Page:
Jim Cole recalls going with his father to buy his first motorcycle at age six.  The experience led to a remarkably long and accomplished career in motorcycle racing, while competing in multiple divisions.  He started Motocross racing in the Sports Riders Association of Colorado in 1975, and turned professional in 1980.  His road racing exploits included endurance events, Snow Runs, and competing in the Pikes Peak Hill Climb.  He is the current Colorado State Ice Racing Champion in the Masters class of age 40+, and has held that title for eight of the past nine years.  Jim started racing at the Motorcycle Speed Trials on the Bonneville Salt Flats in 2008, and has returned each year since, breaking six national class records and two world speed records, ranging from a 211.169 mph American Motorcycle Association class record in 2017, to a 232.972 AMA record in 2018.  He entered the Colorado Mile event when it began in 2015 and rode to a top speed of 213.86 Miles per hour.  He went on to improve his speed each year after, and achieved the event’s top speed of 247.8 miles per hour in 2018.  Jim cites these records as the career accomplishments he is most proud of.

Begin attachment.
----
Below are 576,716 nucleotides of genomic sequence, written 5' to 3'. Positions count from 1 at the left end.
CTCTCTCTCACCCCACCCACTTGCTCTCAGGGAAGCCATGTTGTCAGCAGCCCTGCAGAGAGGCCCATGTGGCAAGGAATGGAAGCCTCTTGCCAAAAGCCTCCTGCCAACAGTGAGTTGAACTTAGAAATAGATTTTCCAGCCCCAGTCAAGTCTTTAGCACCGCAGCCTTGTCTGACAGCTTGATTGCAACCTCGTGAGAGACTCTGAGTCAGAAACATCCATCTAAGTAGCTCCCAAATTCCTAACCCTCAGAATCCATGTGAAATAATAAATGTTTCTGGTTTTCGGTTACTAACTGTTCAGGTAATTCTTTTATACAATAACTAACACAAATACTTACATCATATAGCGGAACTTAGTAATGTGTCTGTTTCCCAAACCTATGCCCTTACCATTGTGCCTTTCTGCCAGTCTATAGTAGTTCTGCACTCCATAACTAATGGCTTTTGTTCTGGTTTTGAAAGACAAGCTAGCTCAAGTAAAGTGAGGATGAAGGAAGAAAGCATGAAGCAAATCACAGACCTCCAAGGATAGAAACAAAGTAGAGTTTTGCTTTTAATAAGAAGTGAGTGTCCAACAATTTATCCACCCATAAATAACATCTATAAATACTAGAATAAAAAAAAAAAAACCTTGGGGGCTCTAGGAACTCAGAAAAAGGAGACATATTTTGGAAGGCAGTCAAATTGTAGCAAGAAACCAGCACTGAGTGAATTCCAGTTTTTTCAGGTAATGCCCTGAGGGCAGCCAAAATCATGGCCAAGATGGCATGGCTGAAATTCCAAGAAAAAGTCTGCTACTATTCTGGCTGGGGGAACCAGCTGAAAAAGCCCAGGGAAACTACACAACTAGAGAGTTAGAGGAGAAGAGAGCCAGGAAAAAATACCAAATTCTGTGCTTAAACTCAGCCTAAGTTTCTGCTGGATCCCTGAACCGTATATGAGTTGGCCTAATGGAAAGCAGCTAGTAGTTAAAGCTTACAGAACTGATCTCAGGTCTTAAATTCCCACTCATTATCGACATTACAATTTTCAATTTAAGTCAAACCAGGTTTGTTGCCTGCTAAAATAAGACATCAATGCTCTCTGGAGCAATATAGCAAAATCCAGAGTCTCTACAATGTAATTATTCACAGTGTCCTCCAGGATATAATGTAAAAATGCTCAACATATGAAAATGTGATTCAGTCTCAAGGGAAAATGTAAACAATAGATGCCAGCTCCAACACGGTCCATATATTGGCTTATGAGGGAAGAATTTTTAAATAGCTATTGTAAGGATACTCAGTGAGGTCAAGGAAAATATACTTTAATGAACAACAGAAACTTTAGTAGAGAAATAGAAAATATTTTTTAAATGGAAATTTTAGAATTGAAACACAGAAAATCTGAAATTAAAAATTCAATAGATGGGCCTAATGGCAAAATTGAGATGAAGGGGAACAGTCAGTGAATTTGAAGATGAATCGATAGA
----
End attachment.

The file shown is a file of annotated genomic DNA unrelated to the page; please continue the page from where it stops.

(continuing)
And when it comes to flat track racing, Jim began his flat track career in 2016, at the age of 53.  He won the Colorado State Championship for the age 30+ Class in 2017 and 2018, and has won State Championships in the age 40+ and 50+ classes.

Jim is quick to credit many people who have helped him along the way, including his longtime friend “Stormin’ Norman” Meyer, who gave him his first job in a motorcycle shop and introduced him to the varied racing disciplines in which he has enjoyed so much success over the years.  He cites Bill and Shari Vickery, along with Bruce Sass from Vickery Motorsports as being highly influential in his racing career, and gives ready acknowledgement to his family, including his wife, Jo, and sons Travis and Brooks, for their endless support and sacrifices made that have allowed him to live out his dreams.

When asked how he would like to be remembered, Jim says “I don’t give up.  I fight through weather, time issues, financial restraints, age, and injuries simply because I love the sport”.  He has helped many of his competitors over the years, and states: “My hope is that I was able to pass along the spirit of competition to those around me, from when I was a struggling youth, on through the years to being a seasoned veteran.  I hope to be remembered as a mentor, a fighter, but also a fair and gracious competitor”.And in 2021, this remarkably versatile motorcycle racer can also lay claim to being a member of the Colorado Motorsports Hall of Fame.